Monday, August 29, 2016

What Adoptive Parents Need from You

Good Morning friends! The last few weeks for us have been a crazy whirlwind so, I'll give you a brief update!
First - as of yesterday we have been waiting 19 months. The wait is not getting any easier. We are ready for our baby to come!

Last week Adam's Granny died, so we went down for her visitation and funeral. The service was nice and it was good to see and catch up with family.
Adam also took a new job last week! He is doing the same job he has now, but for his old boss and in a more high profile market. This means in the future we will probably be moving closer to where his new job is (but still where I can keep my job). We did decide that we don't want to move until our adoption is done. We DEFINITELY do not want to do the homestudy AGAIN.
So, all this has made our lives a little crazy - plus I am back to work and still trying to get used to being in school and dealing with teenagers.

I thought today I'd talk about what waiting adoptive/adoptive parents need from our friends and family. Most of the time people adopting don't even know what they want or need from others, and others don't know how to treat us because it is an uncommon experience.

As waiting adoptive parents:
 We need you to treat us the way you would treat people who are pregnant. If you are our friend or family you can say we are expecting a child through adoption! Be excited! Host us a baby shower! Buy us things for the baby. Bring us food when the baby comes home. The same things you would say and do for someone who is pregnant. Don't call our child "their adopted child." Once they come home they are our child. Period. Yes, adoption is part of their story, but it is not their whole story. All of this helps us know that you remember we are expecting a child, and that you value our child as much as you would if they were expected biologically.

We need you to listen to us complain, cry, and rejoice. Adoption is hard, even when we bring our child home, there is still trauma and legal stuff to deal with. We need emotional and mental support. And coffee - lots of coffee.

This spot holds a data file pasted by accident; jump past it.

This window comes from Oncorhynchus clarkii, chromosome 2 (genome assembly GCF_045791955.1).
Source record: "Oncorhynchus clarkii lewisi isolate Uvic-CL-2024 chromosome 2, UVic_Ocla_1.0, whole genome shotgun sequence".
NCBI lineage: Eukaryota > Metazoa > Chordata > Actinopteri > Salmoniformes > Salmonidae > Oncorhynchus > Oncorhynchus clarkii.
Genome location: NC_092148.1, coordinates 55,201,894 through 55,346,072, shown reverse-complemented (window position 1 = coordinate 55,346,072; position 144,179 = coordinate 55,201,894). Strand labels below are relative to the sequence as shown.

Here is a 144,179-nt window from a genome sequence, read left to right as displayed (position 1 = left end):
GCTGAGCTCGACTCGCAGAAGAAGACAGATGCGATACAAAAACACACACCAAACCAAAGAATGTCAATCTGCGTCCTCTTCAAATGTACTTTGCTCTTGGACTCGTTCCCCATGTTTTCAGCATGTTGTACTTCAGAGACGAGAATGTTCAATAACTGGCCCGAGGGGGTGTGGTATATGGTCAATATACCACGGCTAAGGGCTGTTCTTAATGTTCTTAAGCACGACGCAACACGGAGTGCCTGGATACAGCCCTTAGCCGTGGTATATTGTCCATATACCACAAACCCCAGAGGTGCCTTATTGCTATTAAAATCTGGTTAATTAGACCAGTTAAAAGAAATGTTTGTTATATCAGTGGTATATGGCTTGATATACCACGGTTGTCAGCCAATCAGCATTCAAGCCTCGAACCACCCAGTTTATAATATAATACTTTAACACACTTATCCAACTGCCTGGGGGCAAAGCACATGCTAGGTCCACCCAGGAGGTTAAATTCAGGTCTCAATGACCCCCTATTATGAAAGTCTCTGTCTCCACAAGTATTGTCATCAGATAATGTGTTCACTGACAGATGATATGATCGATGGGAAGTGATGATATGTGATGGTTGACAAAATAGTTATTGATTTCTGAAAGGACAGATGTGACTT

We need you to ooh and ahh over our child(ren), just like you would over a biological child. Give our child the same attention you would give a biological child. Talk about how cute they are, give us your best child rearing advice (when asked for!), and treat our child the same way you would any other. And this goes through their whole life. If you spend a certain amount for holidays on our child's cousin or biological sibling, make sure it is close to the same for our child. If you take a biological sibling out for ice-cream once a month, do the same for the adopted child.

We need you to respect the boundaries we have created. With adopted children our boundaries HAVE to be different. We won't give you all the details of their adoption/first parent situation -that is their private story to share. We may not let you hold them when they come home from the hospital - we have waited SO LONG and we are all afraid of Attachment Disorders. We are also trying to deal with trauma - even if they came home with us day one.

We need you to respect our parenting choices. Some of our choices are based on adoption, some are because we agreed to do and not do certain things with our agency. We may not be able to always explain them to you, but respect our decisions. We may have a relationship with the first parents you don't understand- but respect our decision because A LOT of thought and prayer (and probably research) has gone into that relationship. We may have made certain rules on food or other things based on our knowledge of their first parents - so please respect those decisions.

We need you to ask us about our adoption. This shows us that you are interested and you care. Ask how things are going, how we are dealing with the wait, when we bring our child home, ask how we are doing, ask how the birth family is doing (we may not share this with you), ask if we need help. Don't always ask if we have heard anything - usually if you are close friends or family you would know if something is going on. That question can be hard for us to answer.

That's all for now.
Thanks for reading and for learning more about how to support those of us in the wait and those of us with adopted children. And thank you for the support you have already given to us. And as always, leave a comment, ask your questions, keep praying for us, and let me know your thoughts!